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Sahar Te, Listening Attends, 2021, 2003 Toyota Tacoma, speakers, black satin cover, at Museum of Contemporary Art (MOCA).TONI HAFKENSCHEID

Out of the Covidian ashes of 2020, Toronto’s visual art scene has risen like a phoenix and is flourishing.

Galleries across the city are offering a rich smorgasbord that ranges from Renaissance Venice to avant-garde Toronto, from the ancient Silk Road to contemporary Switzerland.

Each exhibition is distinct; still, themes overlap. There is a collective fascination with intercultural crossroads: the places where art, craft, trade and wealth all intersect to create moments of extraordinary creativity.

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Jennifer Rose Sciarrino, Huddled Sigh, 2021, Steel, limestone, marble, at MOCA.TONI HAFKENSCHEID

At the Gardiner Museum, Renaissance Venice: Life and Luxury at the Crossroads features 120 pieces gathered from major international collections. The exhibition demonstrates how migration and mobility within this multicultural city created a network that enriched both the arts and the lives of its residents.

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Kareem-Anthony Ferreira, Untitled, 2021, Oil, mixed media, canvas, at MOCA.TONI HAFKENSCHEID

“One thing that makes this exhibition special is the wide range of objects from different cultures, all gathered in one place,” explains curator Karine Tsoumis, who spent four years putting the show together. “Venice was the linking point of Europe to the Islamic world; one of the objectives of the show is to highlight these connections, to show Venice as a global city.”

Renaissance Venice traces the flow of stylistic influences and techniques from one culture to another – specifically within Venice’s famed maiolica (ceramics) industry, which is the focal point of the exhibition.

Another maelstrom of cultural interchange was the legendary Silk Road, a network of trade routes that connected East and West from as early as the 2nd-century BCE, originating in China and expanding through Central Asia, the Indian subcontinent, Persia and Arabia, Africa, and finally, Europe.

The Aga Khan Museum’s Hidden Stories: Books Along the Silk Roads captures evidence of life and communities along the way, through rare books, manuscript paintings, textiles, scrolls, prayer sheets and marriage contracts. All the artefacts were sourced from Canadian-based collections, including the ROM, the Thomas Fisher Rare Books Library and seldom-displayed works from the museum’s permanent collection.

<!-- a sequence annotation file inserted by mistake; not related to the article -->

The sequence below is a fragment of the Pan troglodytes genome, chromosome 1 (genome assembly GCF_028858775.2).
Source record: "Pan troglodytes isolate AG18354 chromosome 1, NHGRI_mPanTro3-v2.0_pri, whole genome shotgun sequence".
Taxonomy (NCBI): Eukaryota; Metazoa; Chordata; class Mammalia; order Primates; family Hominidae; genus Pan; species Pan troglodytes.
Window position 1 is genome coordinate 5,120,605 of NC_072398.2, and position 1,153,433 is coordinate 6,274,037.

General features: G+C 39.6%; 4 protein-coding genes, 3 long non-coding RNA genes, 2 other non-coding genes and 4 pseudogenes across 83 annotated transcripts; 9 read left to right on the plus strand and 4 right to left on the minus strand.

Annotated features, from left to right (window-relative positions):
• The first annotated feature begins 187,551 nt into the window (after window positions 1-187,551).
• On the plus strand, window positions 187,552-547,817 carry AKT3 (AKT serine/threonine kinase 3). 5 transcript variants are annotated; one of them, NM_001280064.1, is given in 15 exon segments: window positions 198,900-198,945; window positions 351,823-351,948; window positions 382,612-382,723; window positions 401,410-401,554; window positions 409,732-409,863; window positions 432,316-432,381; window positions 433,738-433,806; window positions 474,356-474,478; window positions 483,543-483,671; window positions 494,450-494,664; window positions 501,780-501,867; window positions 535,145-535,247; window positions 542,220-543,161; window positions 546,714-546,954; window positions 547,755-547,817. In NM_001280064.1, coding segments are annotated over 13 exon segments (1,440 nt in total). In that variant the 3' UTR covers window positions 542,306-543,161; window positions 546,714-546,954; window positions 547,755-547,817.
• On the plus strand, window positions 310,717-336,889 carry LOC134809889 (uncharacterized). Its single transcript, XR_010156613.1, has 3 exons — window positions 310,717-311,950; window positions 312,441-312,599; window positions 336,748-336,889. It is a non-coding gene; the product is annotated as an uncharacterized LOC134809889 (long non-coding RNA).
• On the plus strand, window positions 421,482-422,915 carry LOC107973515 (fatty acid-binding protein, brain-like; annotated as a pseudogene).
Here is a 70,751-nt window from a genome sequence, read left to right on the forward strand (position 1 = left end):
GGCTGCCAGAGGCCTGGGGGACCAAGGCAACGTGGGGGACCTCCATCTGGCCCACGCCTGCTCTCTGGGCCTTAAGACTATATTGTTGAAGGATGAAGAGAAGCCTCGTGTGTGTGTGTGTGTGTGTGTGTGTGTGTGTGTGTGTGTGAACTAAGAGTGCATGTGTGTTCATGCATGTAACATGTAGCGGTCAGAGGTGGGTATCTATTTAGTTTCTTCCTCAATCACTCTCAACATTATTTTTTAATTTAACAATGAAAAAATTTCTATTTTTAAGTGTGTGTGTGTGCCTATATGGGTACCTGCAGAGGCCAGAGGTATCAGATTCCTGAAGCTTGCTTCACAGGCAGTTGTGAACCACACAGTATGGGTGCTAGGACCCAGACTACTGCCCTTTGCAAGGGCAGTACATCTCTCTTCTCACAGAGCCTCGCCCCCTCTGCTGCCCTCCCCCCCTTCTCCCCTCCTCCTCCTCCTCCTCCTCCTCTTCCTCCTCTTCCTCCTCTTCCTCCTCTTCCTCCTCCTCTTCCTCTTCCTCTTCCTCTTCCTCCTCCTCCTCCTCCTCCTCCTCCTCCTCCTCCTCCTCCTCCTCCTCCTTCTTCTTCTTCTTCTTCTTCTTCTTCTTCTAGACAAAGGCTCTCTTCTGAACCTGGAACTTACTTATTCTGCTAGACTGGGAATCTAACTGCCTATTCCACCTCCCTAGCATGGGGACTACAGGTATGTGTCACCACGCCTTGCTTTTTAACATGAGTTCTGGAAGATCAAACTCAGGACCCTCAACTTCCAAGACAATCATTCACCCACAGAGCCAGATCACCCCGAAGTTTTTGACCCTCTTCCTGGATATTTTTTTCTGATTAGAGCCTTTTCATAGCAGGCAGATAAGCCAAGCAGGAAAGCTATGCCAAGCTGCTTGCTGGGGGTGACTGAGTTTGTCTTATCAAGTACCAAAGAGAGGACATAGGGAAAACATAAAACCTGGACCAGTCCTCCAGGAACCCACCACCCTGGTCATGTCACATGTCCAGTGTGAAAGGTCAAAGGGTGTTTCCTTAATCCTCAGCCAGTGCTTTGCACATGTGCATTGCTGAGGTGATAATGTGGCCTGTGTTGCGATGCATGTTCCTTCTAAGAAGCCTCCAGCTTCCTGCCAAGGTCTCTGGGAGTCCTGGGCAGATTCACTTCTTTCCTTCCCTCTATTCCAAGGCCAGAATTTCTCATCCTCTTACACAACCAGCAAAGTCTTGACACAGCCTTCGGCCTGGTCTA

Venice was the linking point of Europe to the Islamic world; one of the objectives of the show is to highlight these connections, to show Venice as a global city.

Karine Tsoumis, curator, Gardiner Museum

Hidden Stories is complemented by The Silk Road: A Living History, an outdoor exhibition of photographs by adventurer Christopher Wilton-Steers that records his 2019 expedition along the Silk Road, from Venice to Beijing. Landscape, architecture, history and humanity all testify to the stunning diversity that still defines the 40,000-kilometre route.

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Pamela Phatsimo Sunstrum, Dynasty, 2021, Pencil, acrylic and oil on wood, linen and canvas, at MOCA.TONI HAFKENSCHEID

Diversity also lies at the heart of GTA21, an eclectic offering at the Museum of Contemporary Art (MOCA). Twenty-one artists (or art collectives) with strong connections to the city were commissioned to create works based on whatever felt “most urgent” – in their practice, their lives, and the cultural issues that engaged them.

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Lindsay Montgomery, Daphnes and Lauras, 2020, Tin-glazed earthenware (maiolica), at Gardiner Museum.TONI HAFKENSCHEID

“This is an investment in Toronto, and it’s overdue,” says executive director Kathleen Bartels, who worked with three curators to assemble the exhibition. “I don’t think a lot of people are aware of what’s going on in the city.”

MOCA intends to remedy this blindspot by creating a triennial survey of the Toronto arts scene, periodically taking the pulse of what’s happening in the city; GTA21 is the inaugural event. The commissioning of art, Bartels explains, gives artists the opportunity to produce works they might not otherwise be able to undertake.

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Ewer, Venice, c. 1500-1525, Chalcedony glass, at Gardiner Museum.TONI HAFKENSCHEID

“They all bring their background and experiences – a diversity of perspectives, of materials,” says Bartels. “They tell the story of what’s happening in the society. The range of artistic response means that the exhibition holds something of interest for everyone.”

At the other extreme, Harbourfront’s Power Plant gallery has – very unusually – dedicated its entire space to a single artist, Switzerland’s Miriam Cahn, for her first major solo exhibition, Me As Happening, in North America.

Curator Gaetane Verna describes Cahn’s work as “seminal” and “very current, speaking of issues that are in the forefront of society today” – women’s rights, gender roles, refugees, heteronormative bias. The exhibition presents 215 works, ranging in size and medium, and all projected through Cahn’s fiercely feminist lens. “She doesn’t just paint pretty pictures,” says Vernal.

Renaissance Venice: Life and Luxury at the Crossroads runs until Jan. 9, at the Gardiner Museum; GTA21 runs until Jan. 9, at the Museum of Contemporary Art; Me As Happening runs till Jan. 2, 2022, at Power Plant; Hidden Stories: Books Along the Silk runs till Feb. 27, 2022, at the Aga Khan Museum.

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